Lawsuits Claim SSRIs Can Cause Severe Birth Defects

Millions of patients take selective serotonin reuptake inhibitors (SSRIs) for depression, anxiety and other disorders. One out of 10 people in the United States use antidepressants, making them one of the most widely prescribed medications according to a 2011 National Center for Health Statistics report.

In our news video, Editorial Director Betsy Kim interviews attorney Harris Pogust, a partner at Pogust Millrood& Milrood in Conshohocken, Penn. He claims patients on SSRIs such as Celexa, Prozac, Paxil, Zoloft and others face serious health risks. For more than a decade, his firm has represented plaintiffs in mass tort claims against drug makers.

Highly publicized lawsuits have blamed SSRIs for children’s suicides and patient addictions.

Now, Pogust’s most active cases involve women who took anti-depressants during the first trimester of their pregnancies. They assert the drugs damaged their fetuses, resulting in children born with skull malformations, heart defects, limb defects like clubbed feet, autism and various other defects.

Pfizer, which manufactures Zoloft, responded to regarding these cases:

“Millions of patients and their prescribers have chosen Zoloft for more than 20 years for the treatment of depression and other psychiatric conditions. They know best when the patient’s depression is being treated effectively and their continuing choice of Zoloft (or its generic form sertraline) to treat this common, but serious and potentially debilitating illness, is powerful confirmation of its safety and efficacy.

“Zoloft was first approved by the FDA in 1991 based on the agency’s review of the efficacy and safety data from more than 20 clinical studies involving more than 5,000 patients. There is extensive science supporting the safety and efficacy of Zoloft and the medicine carries accurate, science-based and FDA approved information on its benefits and risks, including its use in pregnant women, to assist physicians in making appropriate, patient-specific decisions. As recently as December 2011, the FDA issued further guidance regarding the SSRI class of anti-depressants that includes Zoloft, advising health care professionals ‘not to alter their current clinical practice of treating depression during pregnancy.’ The Company stands by our medicine and we intend to vigorously defend it.”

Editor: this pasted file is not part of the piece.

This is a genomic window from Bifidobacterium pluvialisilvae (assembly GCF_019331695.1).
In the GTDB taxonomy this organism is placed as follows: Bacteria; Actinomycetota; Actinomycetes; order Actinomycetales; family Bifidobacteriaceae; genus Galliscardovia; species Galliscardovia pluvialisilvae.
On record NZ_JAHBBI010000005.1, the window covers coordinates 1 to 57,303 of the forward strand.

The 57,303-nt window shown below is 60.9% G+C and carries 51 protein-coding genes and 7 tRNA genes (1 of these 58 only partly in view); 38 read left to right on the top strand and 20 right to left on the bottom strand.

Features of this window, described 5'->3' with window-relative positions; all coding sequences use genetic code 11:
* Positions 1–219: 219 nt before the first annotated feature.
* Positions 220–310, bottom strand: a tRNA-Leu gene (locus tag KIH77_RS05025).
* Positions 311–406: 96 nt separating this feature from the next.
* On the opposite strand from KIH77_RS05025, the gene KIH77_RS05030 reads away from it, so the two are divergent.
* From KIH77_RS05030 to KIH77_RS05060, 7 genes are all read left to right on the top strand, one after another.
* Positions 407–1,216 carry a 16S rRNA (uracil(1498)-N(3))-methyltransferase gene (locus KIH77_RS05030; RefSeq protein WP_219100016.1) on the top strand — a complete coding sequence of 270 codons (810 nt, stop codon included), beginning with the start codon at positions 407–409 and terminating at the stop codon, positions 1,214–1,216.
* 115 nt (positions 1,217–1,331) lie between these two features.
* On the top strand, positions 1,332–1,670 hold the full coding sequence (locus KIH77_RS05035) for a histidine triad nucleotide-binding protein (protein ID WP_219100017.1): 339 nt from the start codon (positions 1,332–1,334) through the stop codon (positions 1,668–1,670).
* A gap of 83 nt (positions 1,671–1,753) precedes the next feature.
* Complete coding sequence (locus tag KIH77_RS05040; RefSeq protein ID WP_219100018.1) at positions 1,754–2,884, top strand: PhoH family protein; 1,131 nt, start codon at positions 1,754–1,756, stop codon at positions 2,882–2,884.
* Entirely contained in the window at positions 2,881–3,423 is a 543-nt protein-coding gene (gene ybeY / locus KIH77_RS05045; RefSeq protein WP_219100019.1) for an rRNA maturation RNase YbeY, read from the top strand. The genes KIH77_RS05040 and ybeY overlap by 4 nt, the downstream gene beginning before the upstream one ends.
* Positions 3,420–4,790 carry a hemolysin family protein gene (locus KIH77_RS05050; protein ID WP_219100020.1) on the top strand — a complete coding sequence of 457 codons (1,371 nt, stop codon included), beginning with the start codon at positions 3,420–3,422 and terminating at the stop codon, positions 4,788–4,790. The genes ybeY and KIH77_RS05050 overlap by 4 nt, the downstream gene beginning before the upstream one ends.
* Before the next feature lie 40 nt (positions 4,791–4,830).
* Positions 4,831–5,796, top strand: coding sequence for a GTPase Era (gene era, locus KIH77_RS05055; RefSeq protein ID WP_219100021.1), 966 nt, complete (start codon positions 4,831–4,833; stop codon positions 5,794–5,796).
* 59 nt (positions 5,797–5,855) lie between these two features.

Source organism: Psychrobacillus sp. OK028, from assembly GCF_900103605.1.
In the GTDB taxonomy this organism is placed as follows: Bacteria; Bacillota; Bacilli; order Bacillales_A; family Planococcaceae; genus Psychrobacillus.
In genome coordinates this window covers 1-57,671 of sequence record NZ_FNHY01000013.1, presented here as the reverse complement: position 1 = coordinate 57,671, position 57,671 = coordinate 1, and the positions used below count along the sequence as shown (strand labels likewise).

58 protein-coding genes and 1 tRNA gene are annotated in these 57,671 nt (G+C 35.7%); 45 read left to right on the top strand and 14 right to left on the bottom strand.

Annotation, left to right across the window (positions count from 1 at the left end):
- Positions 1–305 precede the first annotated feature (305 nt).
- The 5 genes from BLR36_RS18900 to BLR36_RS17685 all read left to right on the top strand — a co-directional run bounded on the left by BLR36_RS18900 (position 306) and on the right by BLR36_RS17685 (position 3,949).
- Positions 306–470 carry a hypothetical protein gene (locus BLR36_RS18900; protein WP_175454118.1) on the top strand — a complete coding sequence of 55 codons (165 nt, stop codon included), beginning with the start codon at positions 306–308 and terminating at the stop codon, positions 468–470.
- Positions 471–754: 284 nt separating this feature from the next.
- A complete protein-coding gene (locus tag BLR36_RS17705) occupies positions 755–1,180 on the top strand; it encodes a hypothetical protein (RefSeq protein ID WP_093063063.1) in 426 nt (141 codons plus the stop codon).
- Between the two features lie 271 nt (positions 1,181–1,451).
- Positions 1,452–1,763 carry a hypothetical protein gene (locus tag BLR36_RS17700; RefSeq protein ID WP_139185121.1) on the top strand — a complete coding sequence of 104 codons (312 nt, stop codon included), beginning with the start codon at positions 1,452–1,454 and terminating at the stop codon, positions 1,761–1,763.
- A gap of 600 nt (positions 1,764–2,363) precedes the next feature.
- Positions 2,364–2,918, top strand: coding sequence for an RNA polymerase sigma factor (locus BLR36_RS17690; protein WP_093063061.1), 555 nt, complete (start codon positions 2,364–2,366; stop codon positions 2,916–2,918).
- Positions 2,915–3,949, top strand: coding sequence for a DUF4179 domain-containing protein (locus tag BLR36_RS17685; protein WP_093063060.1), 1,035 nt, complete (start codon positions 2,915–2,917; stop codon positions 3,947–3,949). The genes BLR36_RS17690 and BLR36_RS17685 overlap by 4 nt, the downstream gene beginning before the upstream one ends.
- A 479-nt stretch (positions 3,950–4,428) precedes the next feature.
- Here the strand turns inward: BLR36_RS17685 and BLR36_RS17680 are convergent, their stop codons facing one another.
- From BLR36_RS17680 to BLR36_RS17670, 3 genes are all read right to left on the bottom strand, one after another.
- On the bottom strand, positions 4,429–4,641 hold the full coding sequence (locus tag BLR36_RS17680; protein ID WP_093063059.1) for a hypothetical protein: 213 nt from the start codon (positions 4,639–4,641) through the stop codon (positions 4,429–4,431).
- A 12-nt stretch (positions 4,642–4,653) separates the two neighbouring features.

Pfizer spokesman Steve Danehy indicated that the Centers for Disease Control noted 3 percent of the 4 million annual live births in the United States have some type of birth defect. About 1 percent of live birth have some type of heart defect. This had been the statistic before SSRIs existed and has not changed since the introduction of SSRIs to the market two decades ago.

Danehy referenced a CDC statement that most birth defects are thought to be caused by a complex mix of factors, which include genes, behaviors and the environment and that for some birth defects the cause is known but for others, it is not. “Congenital heart defects are and long have been the most common type of birth defect in the U.S., affecting about 40,000 newborns each year. The vast majority of these children are born to mothers who never used Zoloft or any other antidepressant medication. Similarly, the vast majority of mothers who are treated with Zoloft during their pregnancies give birth to children with no congenital abnormalities whatsoever,” he wrote.

Pogust acknowledges the percentages of the birth defects with pregnant women using SSRIs may be small. However, he emphasizes the consequences can be severe and irreversible. He says Pfizer’s studies show the risks and people should have the right to make informed decisions. Both Pfizer and Pogust advise women to consult their doctors with questions about SSRIs.

Multidistrict litigation consolidating more than 250 Zoloft cases against Pfizer is currently before a judge in Philadelphia.